... Staying Safe Videos for Educators Search English Español Hair Loss KidsHealth / For Teens / Hair Loss What's in ... after the problem that causes it is corrected. Hair Basics Hair is made of a kind of ...

  4. Hair Transplants

    MedlinePlus

    ... Search Skin Experts Skin Treatments Hair Transplants Share » HAIR TRANSPLANTS Before (left) and after (right) - front of ... transplant. Photo courtesy of N. Sadick What are hair transplants? In punch transplanting, a plug containing hair ...

  5. 15-deoxy prostaglandin J2, the nonenzymatic metabolite of prostaglandin D2, induces apoptosis in keratinocytes of human hair follicles: a possible explanation for prostaglandin D2-mediated inhibition of hair growth.

    PubMed

    Joo, Hyun Woo; Kang, Yoo Ri; Kwack, Mi Hee; Sung, Young Kwan

    2016-07-01

    Recent studies have shown that prostaglandin D2 (PGD2) and its nonenzymatic metabolite, 15-deoxy-Δ(12,14)-prostaglandin J2 (15-dPGJ2), inhibit in vitro growth of explanted human hair follicles and inhibit hair growth in mice through the GPR44 (DP2). However, the underlying mechanism is still unclear. In this study, we first investigated the expression of DP2 in human hair follicles and in cultured follicular cells. We found that DP2 is strongly expressed in the outer root sheath (ORS) cells and weakly expressed in the dermal papilla (DP) cells. We observed slight growth stimulation when ORS and DP cells were treated with PGD2. We also observed slight growth stimulation when DP and ORS cells were treated with low concentrations (0.5 and 1 μM) of 15-dPGJ2. However, 5 μM 15-dPGJ2 inhibited the viability and caused apoptosis of both cell types. Exposure of cultured human hair follicles to 15-dPGJ2 resulted in significant apoptosis in follicular keratinocytes. Altogether, our data provide an evidence that 15-dPGJ2 promotes apoptosis in follicular keratinocytes and provide rationale for developing remedies for the prevention and treatment of hair loss based on DP2 antagonism.

  6. [Effects of Huoxue Bushen Mixture on skin blood vessel neogenesis and vascular endothelial growth factor expression in hair follicle of C57BL/6 mice].

    PubMed

    Gao, Shang-pu; Huang, Lan; Yang, Xin-wei

    2007-03-01

    To investigate the possible stimulating mechanism of Huoxue Bushen Mixture (HXBSM), a traditional Chinese compound medicine, on hair growth of mice via measuring the variance of skin blood vessel neogenesis and vascular endothelial growth factor (VEGF) expression in the hair follicle. Hot rosin and paraffin mixture depilation were used to induce C57BL/6 mice hair follicle to enter from telogen into anagen. Ninety C57BL/6 mice were divided into 3 groups randomly: HXBSM group, Yangxue Shengfa Capsule (YXSFC, another traditional Chinese compound medicine) group and untreated group. The mice were fed with corresponding drugs after modeling. The hair growth of the mice was observed every day. Every ten mice out of each group were executed respectively at day 4, 11 and day 17. Skin blood vessel neogenesis was counted through pathological section and VEGF expression in the hair follicle was measured via immunohistochemical method. The number of local blood vessel neogenisis in the HXBSM group observed was larger than that in the untreated group at day 4 (P<0.05); and evidently larger than that in the YXSFC group and the untreated group at day 11 (P<0.05). The expression of VEGF in the hair follicle was distinctively higher than that in the YXSFC group and the untreated group at day 11 and day 17 (P<0.05). HXBSM up-regulates VEGF expression to accelerate blood vessel neogenesis and hair growth.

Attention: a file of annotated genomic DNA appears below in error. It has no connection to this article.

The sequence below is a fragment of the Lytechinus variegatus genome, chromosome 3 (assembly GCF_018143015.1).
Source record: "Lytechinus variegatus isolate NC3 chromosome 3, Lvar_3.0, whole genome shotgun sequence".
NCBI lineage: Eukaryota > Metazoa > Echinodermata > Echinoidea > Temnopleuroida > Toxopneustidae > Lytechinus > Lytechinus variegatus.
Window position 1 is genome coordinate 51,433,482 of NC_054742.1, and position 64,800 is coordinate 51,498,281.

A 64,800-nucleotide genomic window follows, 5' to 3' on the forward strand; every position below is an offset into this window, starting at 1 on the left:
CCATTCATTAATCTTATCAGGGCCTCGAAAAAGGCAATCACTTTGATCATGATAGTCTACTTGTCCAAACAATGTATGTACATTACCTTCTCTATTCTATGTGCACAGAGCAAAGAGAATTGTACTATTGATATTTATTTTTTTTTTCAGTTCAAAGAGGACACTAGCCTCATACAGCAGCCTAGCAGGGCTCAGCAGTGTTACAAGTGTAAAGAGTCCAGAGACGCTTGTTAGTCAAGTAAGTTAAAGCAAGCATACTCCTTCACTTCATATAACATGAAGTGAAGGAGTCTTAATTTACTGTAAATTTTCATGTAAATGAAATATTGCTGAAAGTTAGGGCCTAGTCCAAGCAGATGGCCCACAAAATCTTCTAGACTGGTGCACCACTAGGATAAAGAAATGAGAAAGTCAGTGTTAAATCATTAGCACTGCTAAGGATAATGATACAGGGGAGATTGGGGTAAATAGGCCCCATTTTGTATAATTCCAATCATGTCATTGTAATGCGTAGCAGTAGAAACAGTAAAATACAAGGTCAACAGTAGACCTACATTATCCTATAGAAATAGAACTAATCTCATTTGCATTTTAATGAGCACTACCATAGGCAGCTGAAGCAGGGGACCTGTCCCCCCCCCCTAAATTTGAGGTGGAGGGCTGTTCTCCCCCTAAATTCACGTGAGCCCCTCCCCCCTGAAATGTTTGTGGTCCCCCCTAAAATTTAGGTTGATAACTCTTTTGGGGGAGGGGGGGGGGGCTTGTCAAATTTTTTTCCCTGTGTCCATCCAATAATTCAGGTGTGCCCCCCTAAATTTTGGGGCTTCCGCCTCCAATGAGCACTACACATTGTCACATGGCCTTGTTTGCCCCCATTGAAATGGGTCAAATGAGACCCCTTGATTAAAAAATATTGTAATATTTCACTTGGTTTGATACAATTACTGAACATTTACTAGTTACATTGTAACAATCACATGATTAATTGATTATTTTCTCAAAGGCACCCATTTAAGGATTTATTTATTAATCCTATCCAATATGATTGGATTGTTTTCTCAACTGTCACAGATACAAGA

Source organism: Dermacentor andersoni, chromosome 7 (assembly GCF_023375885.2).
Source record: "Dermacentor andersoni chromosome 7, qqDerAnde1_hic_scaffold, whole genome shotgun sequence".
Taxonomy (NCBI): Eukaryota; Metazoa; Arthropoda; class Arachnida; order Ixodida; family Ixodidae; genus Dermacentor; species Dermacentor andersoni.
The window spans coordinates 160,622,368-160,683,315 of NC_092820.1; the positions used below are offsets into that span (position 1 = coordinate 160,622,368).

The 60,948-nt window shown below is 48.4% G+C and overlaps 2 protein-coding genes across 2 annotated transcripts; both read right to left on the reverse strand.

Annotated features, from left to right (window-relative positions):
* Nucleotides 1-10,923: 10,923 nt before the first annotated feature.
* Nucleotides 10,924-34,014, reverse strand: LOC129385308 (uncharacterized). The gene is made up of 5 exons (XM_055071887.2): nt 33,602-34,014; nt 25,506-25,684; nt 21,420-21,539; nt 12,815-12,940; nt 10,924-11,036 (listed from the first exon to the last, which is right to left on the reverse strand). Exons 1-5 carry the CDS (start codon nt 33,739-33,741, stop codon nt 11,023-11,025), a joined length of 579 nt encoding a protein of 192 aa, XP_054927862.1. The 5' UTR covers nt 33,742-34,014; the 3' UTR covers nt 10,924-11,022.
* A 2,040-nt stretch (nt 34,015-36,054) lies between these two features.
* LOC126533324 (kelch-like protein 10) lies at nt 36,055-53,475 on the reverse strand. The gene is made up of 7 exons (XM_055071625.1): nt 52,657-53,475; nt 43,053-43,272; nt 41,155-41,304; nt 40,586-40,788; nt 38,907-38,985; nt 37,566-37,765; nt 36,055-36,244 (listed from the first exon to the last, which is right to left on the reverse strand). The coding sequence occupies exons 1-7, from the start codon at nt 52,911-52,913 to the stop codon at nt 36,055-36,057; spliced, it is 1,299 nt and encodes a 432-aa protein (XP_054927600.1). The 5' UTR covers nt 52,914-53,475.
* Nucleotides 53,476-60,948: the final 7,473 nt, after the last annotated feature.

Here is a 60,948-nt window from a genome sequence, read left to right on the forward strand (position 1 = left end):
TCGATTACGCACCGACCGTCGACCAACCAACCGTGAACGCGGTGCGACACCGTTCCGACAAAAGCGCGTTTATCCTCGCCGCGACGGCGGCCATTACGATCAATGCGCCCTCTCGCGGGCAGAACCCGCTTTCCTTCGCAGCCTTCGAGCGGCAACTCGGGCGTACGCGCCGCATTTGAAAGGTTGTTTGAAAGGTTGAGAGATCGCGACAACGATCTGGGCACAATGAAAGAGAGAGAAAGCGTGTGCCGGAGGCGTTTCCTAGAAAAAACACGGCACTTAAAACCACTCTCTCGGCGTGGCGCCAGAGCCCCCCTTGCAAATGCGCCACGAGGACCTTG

7. Genetics Home Reference: cartilage-hair hypoplasia

    MedlinePlus

    ... Twitter Home Health Conditions Cartilage-hair hypoplasia Cartilage-hair hypoplasia Printable PDF Open All Close All Enable ... to view the expand/collapse boxes. Description Cartilage-hair hypoplasia is a disorder of bone growth characterized ...

  8. Simultaneous effects of tocopheryl polyethylene glycol succinate (TPGS) on local hair growth promotion and systemic absorption of topically applied minoxidil in a mouse model.

    PubMed

    Chen, Chien-Ho; Sheu, Ming-Thau; Wu, An-Bang; Lin, Keng-Ping; Ho, Hsiu-O

    2005-12-08

    In this study, topical minoxidil solutions supplemented with TPGS in cosolvent systems of various compositions consisting of water, alcohol, and polyethylene glycol 400 were designed to evaluate the efficacy of promoting hair growth after topical application and the safety in terms of the amount of minoxidil absorbed through the skin into the circulation using C57BL/6J mice as a model. The commercial product of 2% Regaine) was used as the positive control. The role, which sulfotransferase activity plays in hair growth with treatment using minoxidil, was determined as well. The results revealed that the addition of 0.5% TPGS was able to enhance the proliferation of hair, but an increase in the amount of TPGS to 2% led to deterioration in the enhancement of hair growth. At the higher added amount (2.0%) of TPGS, the promotion of hair growth was slightly reduced for both cosolvent formulations F1 (100% water) and F3 (100% PEG 400), whereas it was reduced to a greater extent for the cosolvent formulations F8-F10. In comparison, the influences of cosolvent compositions with TPGS amounts of 0.0 and 2.0% on the promotion of hair growth were similar. On the contrary, variability in the promotion of hair growth by different solvent formulations was minimal when the added amount of TPGS was 0.5%. In general, a relationship between hair growth and sulfotransferase activities after topical application of 2% Regaine and minoxidil formulations containing various amounts of TPGS was not demonstrated. Plasma concentrations of minoxidil with 2% Regaine were found to be greater than those of 2% minoxidil in those cosolvent formulations containing various amounts of TPGS, while showing insignificant differences among those 10 cosolvent formulations with a fixed amount of TPGS. A tendency for the plasma concentration of minoxidil to increase after the topical administration of minoxidil formulations containing the higher amount of TPGS (2%) was noted.